The characteristics of a biodiverse ecosystem

Biodiversity is all the different kinds of life you’ll find in one area—the variety of animals, plants, fungi, and even microorganisms like bacteria that make up our natural world. Each of these species and organisms work together in ecosystems, like an intricate web, to maintain balance and support life. Biodiversity supports everything in nature that we need to survive: food, clean water, medicine, and shelter‘ – http://www.worldwildlife.org

Illegal deforestation and the consequences of global warming continue to destroy our planet, making biodiversity harder to find on Earth. The natural world is interconnected through millions of complex relationships which depend upon lots of different species. With less biodiverse landscapes these relationships become unstable, creating mass extinction events such as the one we are currently witnessing. However, rewilding projects strive to amend this issue by recreating natural and biodiverse landscapes to help stabilise what we have destroyed. Below I have outlined some of the characteristics that create a biodiverse landscape.

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Genetic diversity
This focuses on the variety of different genetic material within a species population. Greater genetic diversity means a population will have an easier time adapting to environmental issues. This characteristic, like others, being essential for endangered species and conservation efforts. Although, some argue that due to the unpredictable climate, species cannot adapt fast enough to keep up with the environmental pressures.

Ecosystem diversity This is essentially the different biomes across the planet which hold specific climates with species directly related to that climate. For example, a tropical climate might hold more insects and exotic plants compared to a colder climate such as Antarctica.


Species diversity
This is the variety of different species found in the area which is being researched or maintained. This can range from a species of bird to a certain species of tree. Establishing a balance is key to maintaining a biodiverse landscape, without this the ecosystem becomes unstable. For example, palm oil plantations in Indonesia are detrimental to the local ecosystem as they only consist of one species of tree which creates an imbalance of species diversity.

Functional diversity
Can be summarised as the biological and chemical processes needed for the survival of species and ecosystems. For example, the nitrogen cycle or the carbon cycle.

Some of the most biodiverse places on Earth will share all these characteristics to varying degree. Unfortunately, due to the state of the natural world caused by human behaviour over the last two centuries these rich natural environments are declining at unprecedented rates. Therefore, It is important we understand what is meant by biodiversity and why it is needed if we are to aim at repairing the natural world.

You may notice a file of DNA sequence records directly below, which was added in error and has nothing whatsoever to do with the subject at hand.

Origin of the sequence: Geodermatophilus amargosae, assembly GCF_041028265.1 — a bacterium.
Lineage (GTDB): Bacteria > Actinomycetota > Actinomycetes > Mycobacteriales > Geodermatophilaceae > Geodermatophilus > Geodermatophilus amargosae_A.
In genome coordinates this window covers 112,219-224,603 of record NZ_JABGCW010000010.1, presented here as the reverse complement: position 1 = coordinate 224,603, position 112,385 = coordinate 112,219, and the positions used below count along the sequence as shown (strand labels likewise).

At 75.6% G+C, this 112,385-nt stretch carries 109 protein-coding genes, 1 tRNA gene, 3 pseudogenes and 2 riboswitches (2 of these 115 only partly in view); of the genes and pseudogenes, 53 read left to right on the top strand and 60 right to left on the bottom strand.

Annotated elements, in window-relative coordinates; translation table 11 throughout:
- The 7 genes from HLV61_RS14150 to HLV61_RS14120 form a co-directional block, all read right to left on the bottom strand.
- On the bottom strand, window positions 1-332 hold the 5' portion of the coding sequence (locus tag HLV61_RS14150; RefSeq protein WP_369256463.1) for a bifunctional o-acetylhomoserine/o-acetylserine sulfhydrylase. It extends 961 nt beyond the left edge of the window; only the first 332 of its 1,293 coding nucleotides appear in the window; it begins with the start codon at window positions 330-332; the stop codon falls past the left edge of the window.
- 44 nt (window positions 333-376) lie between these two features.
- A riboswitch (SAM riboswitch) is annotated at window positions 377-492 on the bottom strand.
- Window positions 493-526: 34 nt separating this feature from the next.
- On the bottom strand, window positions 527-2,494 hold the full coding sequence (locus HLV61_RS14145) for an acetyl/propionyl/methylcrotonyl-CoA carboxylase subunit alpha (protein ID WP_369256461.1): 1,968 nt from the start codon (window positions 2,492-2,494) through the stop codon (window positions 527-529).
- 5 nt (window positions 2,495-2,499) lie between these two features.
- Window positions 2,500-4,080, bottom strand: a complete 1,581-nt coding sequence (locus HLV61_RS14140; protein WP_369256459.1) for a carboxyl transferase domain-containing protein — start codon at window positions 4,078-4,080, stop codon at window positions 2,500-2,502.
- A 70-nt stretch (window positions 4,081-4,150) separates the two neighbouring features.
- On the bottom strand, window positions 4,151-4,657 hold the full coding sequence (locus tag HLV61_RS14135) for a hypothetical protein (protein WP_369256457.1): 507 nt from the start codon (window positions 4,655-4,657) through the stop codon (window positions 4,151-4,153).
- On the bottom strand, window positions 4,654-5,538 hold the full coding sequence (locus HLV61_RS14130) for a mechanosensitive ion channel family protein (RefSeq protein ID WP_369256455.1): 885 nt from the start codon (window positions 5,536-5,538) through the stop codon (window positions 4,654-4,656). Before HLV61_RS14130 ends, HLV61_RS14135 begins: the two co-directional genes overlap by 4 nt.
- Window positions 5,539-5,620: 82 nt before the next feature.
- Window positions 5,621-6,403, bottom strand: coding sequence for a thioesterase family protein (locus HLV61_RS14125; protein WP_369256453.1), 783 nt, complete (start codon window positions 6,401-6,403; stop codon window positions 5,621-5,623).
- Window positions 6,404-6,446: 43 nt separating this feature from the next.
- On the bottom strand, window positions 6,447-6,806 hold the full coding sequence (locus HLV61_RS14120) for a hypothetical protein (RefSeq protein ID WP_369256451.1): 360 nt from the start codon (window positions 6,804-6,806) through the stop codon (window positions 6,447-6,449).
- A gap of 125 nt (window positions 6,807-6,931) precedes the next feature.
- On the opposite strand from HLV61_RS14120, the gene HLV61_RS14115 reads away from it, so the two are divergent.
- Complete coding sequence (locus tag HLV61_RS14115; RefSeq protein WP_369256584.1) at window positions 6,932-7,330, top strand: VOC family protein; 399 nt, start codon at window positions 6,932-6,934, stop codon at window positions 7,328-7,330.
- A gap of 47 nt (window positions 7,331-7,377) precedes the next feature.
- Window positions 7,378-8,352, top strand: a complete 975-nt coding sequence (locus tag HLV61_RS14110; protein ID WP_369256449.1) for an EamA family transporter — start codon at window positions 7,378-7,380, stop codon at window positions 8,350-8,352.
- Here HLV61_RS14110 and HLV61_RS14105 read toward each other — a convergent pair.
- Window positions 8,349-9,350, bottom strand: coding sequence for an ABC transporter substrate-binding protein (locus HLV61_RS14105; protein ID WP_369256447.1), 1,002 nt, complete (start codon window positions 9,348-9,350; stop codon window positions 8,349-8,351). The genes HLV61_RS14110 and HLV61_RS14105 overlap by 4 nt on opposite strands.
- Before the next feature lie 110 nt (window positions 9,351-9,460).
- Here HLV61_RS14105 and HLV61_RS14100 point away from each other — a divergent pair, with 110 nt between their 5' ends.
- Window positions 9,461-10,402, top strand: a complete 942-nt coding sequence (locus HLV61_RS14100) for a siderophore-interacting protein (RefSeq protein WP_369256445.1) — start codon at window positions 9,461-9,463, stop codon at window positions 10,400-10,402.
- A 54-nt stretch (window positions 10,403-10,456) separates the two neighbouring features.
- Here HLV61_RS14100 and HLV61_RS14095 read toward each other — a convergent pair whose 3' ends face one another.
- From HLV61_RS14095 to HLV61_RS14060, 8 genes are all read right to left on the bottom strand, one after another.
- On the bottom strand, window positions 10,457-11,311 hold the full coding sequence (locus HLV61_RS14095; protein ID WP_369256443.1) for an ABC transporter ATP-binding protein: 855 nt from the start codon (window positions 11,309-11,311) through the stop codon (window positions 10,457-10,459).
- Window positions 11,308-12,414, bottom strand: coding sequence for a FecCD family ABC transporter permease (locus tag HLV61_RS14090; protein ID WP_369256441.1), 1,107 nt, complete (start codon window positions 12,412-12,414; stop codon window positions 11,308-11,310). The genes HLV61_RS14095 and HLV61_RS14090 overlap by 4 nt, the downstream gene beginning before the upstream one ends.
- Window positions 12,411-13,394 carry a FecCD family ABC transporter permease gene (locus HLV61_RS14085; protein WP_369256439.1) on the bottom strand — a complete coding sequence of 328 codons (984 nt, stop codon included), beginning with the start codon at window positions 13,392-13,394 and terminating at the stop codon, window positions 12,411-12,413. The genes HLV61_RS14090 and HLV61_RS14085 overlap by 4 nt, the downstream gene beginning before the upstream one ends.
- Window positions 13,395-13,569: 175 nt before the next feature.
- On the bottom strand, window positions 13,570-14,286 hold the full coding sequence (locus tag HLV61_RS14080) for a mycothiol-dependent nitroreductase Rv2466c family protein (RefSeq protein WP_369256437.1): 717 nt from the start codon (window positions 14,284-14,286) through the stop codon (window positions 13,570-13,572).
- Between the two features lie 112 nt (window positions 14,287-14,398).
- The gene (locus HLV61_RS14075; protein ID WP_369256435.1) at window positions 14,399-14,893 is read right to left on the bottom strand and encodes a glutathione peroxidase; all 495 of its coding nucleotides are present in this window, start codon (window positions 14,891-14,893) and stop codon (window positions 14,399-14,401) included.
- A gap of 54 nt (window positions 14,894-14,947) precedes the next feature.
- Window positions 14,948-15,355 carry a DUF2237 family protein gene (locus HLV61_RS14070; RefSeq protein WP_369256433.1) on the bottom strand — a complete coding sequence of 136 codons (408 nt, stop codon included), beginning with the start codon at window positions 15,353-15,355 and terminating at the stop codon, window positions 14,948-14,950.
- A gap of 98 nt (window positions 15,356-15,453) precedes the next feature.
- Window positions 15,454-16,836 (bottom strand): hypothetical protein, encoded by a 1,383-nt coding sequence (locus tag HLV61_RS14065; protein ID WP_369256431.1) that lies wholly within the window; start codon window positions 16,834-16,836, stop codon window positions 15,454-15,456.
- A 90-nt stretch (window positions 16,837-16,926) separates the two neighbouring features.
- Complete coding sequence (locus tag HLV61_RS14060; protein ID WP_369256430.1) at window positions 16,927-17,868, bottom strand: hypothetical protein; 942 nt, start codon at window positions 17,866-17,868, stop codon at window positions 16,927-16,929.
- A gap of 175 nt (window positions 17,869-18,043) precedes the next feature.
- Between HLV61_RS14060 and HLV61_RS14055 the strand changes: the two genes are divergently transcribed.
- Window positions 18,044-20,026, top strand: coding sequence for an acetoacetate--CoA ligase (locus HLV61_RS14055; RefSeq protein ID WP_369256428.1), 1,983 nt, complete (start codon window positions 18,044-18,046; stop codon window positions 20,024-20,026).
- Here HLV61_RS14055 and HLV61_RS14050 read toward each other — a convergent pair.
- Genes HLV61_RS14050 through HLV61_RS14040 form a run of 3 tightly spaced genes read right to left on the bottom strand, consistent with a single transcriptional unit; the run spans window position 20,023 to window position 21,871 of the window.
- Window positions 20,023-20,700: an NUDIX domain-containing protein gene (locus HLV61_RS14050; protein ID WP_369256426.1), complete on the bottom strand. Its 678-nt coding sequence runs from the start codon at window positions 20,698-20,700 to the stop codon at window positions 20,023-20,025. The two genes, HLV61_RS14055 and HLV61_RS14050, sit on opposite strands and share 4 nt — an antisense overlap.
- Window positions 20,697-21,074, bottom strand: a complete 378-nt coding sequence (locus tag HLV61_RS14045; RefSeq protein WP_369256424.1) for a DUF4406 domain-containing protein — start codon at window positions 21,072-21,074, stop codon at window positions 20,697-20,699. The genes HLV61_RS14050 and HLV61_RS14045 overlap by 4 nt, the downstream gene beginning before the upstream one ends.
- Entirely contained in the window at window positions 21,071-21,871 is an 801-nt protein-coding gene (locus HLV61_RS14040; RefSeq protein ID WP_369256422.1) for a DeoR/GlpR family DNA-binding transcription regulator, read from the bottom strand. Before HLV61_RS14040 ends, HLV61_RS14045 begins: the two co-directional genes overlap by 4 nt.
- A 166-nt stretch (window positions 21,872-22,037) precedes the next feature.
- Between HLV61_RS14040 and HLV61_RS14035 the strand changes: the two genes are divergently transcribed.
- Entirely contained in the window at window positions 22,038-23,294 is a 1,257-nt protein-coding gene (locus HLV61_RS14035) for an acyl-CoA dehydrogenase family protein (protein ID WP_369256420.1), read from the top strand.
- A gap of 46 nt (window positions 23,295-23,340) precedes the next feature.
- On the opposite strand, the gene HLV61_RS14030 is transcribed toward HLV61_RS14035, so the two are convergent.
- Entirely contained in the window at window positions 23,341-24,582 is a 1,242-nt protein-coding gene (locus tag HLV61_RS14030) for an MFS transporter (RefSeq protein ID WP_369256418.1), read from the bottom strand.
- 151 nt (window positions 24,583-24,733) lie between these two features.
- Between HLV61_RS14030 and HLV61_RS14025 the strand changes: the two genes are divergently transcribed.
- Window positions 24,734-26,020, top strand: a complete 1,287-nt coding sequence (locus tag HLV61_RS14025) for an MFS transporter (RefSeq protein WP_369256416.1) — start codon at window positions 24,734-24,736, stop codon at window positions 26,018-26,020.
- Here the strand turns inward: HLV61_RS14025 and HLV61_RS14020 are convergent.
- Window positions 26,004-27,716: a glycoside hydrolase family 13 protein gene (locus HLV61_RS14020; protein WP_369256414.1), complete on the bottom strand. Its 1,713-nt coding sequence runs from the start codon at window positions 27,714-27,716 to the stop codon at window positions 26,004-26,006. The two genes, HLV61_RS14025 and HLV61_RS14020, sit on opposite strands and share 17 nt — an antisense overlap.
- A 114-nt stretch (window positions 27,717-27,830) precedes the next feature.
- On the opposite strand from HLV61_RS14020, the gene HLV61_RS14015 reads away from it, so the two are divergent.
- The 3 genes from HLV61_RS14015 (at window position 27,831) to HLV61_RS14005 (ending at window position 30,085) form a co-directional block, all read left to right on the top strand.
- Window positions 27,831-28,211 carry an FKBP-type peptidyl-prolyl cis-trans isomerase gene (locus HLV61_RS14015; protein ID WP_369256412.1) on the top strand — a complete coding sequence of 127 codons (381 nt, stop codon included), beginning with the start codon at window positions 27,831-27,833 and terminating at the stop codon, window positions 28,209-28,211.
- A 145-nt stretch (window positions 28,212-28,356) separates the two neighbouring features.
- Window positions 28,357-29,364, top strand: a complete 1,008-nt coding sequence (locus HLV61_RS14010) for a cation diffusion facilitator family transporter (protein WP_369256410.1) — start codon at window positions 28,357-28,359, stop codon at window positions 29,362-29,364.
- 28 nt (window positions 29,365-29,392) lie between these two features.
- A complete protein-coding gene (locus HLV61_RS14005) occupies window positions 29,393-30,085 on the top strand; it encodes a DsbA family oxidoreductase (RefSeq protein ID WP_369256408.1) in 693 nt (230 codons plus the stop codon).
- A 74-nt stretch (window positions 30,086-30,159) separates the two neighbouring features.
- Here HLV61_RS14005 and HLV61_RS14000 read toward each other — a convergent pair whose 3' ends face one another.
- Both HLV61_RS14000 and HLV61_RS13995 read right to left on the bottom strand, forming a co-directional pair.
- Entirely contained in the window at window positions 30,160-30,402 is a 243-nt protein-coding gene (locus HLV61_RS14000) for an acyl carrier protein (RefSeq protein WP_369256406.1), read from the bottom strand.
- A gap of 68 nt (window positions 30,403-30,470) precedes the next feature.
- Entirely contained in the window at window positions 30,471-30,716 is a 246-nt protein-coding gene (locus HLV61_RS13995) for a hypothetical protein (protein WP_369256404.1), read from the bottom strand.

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The benefits of Marine Protected Areas

Marine protected areas or no-take zones are areas designated by government where no extractive activity is allowed by law. Such activity includes hunting, fishing, logging, mining and drilling. These zones do not just apply to areas of water on certain oceans but also to bodies of water on land such as certain lakes or rivers. Unfortunately, these zones are often rare as sporting or commercial fishing often make up a large percentage of industry for coastal areas. No-take zones are often used to protect the spawning grounds for different marine life to prevent population extinction and conserve wildlife.

Due to current issues such as overfishing, the surreal amount of plastic in the ocean and decaying coral reefs; the importance of these protected areas are becoming more necessary as we progress through the 21st century. Therefore, it is integral that the benefits of these zones are understood so that we can increase their use and help protect marine life from further degradation.

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One of the major benefits of marine protected areas is obviously the increase in population size for all marine life. With nature allowed to reinstate itself, a healthy ecosystem is allowed to reform for the most part. These pockets of sustainable life help repair an ocean which is currently being riddled with plastic and overfished.

Some may feel that this is a considerable loss for the fishing industry or unfair to isolated fishing villages with no other source of livelihood. However, this is not the case at all. In time, as the population sizes grow in these marine protected areas, spill over occurs where different populations of marine life start to migrate. Therefore, allowing the continued fishing of these different species in the non-protected areas whilst also allowing a sustainable area to thrive.

Currently, only 2.7% of the ocean globally is protected. Protected areas are sporadically increasing however, with areas such as the Great Barrier Reef to smaller areas consisting in and around the United Kingdom. An atlas overview of the different areas can be found here.

In summary, as information on climate change continues to spread, one thing that is certain is that we need to start living more cooperatively with nature because if we continue to progress destructively without thought for other life then this will ultimately be the very thing which stops our progression altogether.